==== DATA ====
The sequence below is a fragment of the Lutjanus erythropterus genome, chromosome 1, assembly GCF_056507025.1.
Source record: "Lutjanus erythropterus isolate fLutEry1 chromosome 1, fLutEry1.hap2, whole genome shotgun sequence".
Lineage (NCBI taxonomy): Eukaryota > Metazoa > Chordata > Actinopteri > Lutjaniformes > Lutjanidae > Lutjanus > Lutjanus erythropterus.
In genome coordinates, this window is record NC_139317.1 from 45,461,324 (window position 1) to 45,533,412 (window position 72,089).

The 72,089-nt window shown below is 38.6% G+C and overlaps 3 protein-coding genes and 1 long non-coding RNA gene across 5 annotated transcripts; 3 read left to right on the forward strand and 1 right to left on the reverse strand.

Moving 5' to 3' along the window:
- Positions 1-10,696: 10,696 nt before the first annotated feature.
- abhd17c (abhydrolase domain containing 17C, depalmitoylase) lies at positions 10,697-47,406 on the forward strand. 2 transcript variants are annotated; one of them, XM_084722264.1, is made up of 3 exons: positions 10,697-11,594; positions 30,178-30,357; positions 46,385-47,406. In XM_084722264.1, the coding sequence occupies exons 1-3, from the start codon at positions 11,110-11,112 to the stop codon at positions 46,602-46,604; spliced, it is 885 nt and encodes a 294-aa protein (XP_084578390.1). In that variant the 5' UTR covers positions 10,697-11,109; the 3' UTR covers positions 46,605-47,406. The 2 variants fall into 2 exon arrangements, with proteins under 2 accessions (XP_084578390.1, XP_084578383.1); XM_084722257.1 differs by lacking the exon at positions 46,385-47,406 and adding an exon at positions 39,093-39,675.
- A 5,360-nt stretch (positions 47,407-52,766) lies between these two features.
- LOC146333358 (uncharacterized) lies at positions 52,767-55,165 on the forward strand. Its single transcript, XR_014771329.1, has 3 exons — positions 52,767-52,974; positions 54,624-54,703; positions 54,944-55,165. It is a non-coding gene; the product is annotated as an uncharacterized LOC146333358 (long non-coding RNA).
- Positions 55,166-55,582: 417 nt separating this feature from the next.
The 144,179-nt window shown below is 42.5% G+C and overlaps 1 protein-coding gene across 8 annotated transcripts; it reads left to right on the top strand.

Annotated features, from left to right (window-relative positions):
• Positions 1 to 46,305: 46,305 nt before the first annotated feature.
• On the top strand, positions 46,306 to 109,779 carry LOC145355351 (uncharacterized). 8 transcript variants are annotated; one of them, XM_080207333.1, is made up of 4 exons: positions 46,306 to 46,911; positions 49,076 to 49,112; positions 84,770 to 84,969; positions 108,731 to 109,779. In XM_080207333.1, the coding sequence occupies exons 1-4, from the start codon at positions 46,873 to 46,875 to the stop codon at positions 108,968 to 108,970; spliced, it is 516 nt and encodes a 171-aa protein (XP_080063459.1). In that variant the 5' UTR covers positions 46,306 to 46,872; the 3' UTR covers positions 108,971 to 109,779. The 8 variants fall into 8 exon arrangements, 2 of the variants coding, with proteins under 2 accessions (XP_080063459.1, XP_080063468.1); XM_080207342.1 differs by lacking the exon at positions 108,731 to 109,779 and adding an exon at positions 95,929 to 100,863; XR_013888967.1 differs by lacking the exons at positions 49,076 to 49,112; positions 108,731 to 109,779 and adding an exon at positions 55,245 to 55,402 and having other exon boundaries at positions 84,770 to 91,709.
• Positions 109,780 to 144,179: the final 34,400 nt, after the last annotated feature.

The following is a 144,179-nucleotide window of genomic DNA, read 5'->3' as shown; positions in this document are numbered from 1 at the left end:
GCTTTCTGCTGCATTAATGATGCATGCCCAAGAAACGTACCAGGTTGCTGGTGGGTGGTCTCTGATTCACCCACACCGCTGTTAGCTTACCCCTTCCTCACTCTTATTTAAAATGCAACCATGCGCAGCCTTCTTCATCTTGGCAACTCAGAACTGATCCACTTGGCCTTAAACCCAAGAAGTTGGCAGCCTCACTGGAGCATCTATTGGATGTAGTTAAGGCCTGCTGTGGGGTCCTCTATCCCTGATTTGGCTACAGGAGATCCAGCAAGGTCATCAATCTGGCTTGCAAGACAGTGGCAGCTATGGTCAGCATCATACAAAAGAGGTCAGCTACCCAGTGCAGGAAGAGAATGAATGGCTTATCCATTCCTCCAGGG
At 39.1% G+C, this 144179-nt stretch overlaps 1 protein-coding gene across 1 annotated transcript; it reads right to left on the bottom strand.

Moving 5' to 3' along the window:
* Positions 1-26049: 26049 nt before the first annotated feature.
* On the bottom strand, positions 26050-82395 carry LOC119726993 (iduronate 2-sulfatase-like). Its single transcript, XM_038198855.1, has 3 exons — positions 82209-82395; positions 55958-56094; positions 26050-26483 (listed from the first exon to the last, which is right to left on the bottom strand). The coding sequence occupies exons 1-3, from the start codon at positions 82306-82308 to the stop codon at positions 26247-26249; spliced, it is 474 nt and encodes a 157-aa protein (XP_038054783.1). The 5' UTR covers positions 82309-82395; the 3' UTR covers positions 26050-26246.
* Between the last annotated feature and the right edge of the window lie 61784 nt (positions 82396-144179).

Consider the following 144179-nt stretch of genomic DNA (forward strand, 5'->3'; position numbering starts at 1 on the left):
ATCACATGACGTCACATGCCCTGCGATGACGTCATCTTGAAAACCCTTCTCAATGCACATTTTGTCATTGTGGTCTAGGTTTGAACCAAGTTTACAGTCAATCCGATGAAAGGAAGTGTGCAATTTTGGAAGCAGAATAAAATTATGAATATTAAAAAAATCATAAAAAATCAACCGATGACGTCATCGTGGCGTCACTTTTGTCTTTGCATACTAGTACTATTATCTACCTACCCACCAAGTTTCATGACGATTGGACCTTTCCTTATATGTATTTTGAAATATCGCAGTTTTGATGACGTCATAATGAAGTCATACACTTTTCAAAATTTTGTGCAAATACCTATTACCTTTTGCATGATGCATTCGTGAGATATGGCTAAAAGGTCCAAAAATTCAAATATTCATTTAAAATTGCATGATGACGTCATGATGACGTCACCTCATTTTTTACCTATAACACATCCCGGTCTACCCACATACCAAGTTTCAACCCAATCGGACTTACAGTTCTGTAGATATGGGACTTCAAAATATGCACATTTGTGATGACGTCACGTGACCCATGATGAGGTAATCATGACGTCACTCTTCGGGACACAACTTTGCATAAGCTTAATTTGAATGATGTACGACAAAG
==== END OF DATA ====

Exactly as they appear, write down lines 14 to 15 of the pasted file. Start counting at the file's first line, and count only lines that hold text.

• Positions 1 to 46,305: 46,305 nt before the first annotated feature.
• On the top strand, positions 46,306 to 109,779 carry LOC145355351 (uncharacterized). 8 transcript variants are annotated; one of them, XM_080207333.1, is made up of 4 exons: positions 46,306 to 46,911; positions 49,076 to 49,112; positions 84,770 to 84,969; positions 108,731 to 109,779. In XM_080207333.1, the coding sequence occupies exons 1-4, from the start codon at positions 46,873 to 46,875 to the stop codon at positions 108,968 to 108,970; spliced, it is 516 nt and encodes a 171-aa protein (XP_080063459.1). In that variant the 5' UTR covers positions 46,306 to 46,872; the 3' UTR covers positions 108,971 to 109,779. The 8 variants fall into 8 exon arrangements, 2 of the variants coding, with proteins under 2 accessions (XP_080063459.1, XP_080063468.1); XM_080207342.1 differs by lacking the exon at positions 108,731 to 109,779 and adding an exon at positions 95,929 to 100,863; XR_013888967.1 differs by lacking the exons at positions 49,076 to 49,112; positions 108,731 to 109,779 and adding an exon at positions 55,245 to 55,402 and having other exon boundaries at positions 84,770 to 91,709.